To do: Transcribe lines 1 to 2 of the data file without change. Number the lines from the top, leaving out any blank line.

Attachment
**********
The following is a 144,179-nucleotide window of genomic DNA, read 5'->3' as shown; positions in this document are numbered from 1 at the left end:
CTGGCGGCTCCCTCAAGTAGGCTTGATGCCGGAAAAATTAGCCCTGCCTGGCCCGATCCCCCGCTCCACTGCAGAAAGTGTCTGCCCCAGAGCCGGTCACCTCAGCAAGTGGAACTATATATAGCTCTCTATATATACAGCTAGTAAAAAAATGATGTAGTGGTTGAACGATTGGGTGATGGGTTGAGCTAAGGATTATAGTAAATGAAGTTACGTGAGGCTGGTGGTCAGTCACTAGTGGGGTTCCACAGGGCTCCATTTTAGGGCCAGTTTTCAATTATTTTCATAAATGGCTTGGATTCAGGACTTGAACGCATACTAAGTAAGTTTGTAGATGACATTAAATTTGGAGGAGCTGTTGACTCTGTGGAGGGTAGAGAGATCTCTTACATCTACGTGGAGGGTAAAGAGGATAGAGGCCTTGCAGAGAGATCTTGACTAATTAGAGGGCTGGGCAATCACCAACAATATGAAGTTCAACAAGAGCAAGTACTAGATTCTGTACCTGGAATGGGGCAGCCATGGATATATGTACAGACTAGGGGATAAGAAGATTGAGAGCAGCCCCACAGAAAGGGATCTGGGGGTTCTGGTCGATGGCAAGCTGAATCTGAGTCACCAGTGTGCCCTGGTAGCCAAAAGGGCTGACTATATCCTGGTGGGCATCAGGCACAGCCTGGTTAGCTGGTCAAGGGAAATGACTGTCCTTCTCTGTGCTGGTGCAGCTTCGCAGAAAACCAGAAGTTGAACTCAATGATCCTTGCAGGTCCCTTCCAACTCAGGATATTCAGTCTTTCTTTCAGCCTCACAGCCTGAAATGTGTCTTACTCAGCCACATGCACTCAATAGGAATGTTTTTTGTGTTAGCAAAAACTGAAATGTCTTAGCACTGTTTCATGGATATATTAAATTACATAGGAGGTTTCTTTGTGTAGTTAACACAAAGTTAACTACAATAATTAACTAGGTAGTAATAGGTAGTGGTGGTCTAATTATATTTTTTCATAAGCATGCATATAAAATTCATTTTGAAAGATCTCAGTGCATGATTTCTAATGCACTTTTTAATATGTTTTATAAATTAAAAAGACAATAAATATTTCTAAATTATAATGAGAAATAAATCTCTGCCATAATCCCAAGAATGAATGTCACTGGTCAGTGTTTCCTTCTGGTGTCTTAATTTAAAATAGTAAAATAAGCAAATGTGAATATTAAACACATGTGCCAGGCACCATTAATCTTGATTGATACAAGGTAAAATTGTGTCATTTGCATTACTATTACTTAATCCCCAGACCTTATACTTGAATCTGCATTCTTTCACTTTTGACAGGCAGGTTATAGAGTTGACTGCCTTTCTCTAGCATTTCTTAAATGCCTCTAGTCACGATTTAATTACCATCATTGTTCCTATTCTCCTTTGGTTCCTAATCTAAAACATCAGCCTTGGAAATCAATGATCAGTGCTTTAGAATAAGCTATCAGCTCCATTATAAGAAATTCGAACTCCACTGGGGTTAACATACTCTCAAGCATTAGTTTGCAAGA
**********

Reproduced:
The following is a 144,179-nucleotide window of genomic DNA, read 5'->3' as shown; positions in this document are numbered from 1 at the left end:
CTGGCGGCTCCCTCAAGTAGGCTTGATGCCGGAAAAATTAGCCCTGCCTGGCCCGATCCCCCGCTCCACTGCAGAAAGTGTCTGCCCCAGAGCCGGTCACCTCAGCAAGTGGAACTATATATAGCTCTCTATATATACAGCTAGTAAAAAAATGATGTAGTGGTTGAACGATTGGGTGATGGGTTGAGCTAAGGATTATAGTAAATGAAGTTACGTGAGGCTGGTGGTCAGTCACTAGTGGGGTTCCACAGGGCTCCATTTTAGGGCCAGTTTTCAATTATTTTCATAAATGGCTTGGATTCAGGACTTGAACGCATACTAAGTAAGTTTGTAGATGACATTAAATTTGGAGGAGCTGTTGACTCTGTGGAGGGTAGAGAGATCTCTTACATCTACGTGGAGGGTAAAGAGGATAGAGGCCTTGCAGAGAGATCTTGACTAATTAGAGGGCTGGGCAATCACCAACAATATGAAGTTCAACAAGAGCAAGTACTAGATTCTGTACCTGGAATGGGGCAGCCATGGATATATGTACAGACTAGGGGATAAGAAGATTGAGAGCAGCCCCACAGAAAGGGATCTGGGGGTTCTGGTCGATGGCAAGCTGAATCTGAGTCACCAGTGTGCCCTGGTAGCCAAAAGGGCTGACTATATCCTGGTGGGCATCAGGCACAGCCTGGTTAGCTGGTCAAGGGAAATGACTGTCCTTCTCTGTGCTGGTGCAGCTTCGCAGAAAACCAGAAGTTGAACTCAATGATCCTTGCAGGTCCCTTCCAACTCAGGATATTCAGTCTTTCTTTCAGCCTCACAGCCTGAAATGTGTCTTACTCAGCCACATGCACTCAATAGGAATGTTTTTTGTGTTAGCAAAAACTGAAATGTCTTAGCACTGTTTCATGGATATATTAAATTACATAGGAGGTTTCTTTGTGTAGTTAACACAAAGTTAACTACAATAATTAACTAGGTAGTAATAGGTAGTGGTGGTCTAATTATATTTTTTCATAAGCATGCATATAAAATTCATTTTGAAAGATCTCAGTGCATGATTTCTAATGCACTTTTTAATATGTTTTATAAATTAAAAAGACAATAAATATTTCTAAATTATAATGAGAAATAAATCTCTGCCATAATCCCAAGAATGAATGTCACTGGTCAGTGTTTCCTTCTGGTGTCTTAATTTAAAATAGTAAAATAAGCAAATGTGAATATTAAACACATGTGCCAGGCACCATTAATCTTGATTGATACAAGGTAAAATTGTGTCATTTGCATTACTATTACTTAATCCCCAGACCTTATACTTGAATCTGCATTCTTTCACTTTTGACAGGCAGGTTATAGAGTTGACTGCCTTTCTCTAGCATTTCTTAAATGCCTCTAGTCACGATTTAATTACCATCATTGTTCCTATTCTCCTTTGGTTCCTAATCTAAAACATCAGCCTTGGAAATCAATGATCAGTGCTTTAGAATAAGCTATCAGCTCCATTATAAGAAATTCGAACTCCACTGGGGTTAACATACTCTCAAGCATTAGTTTGCAAGA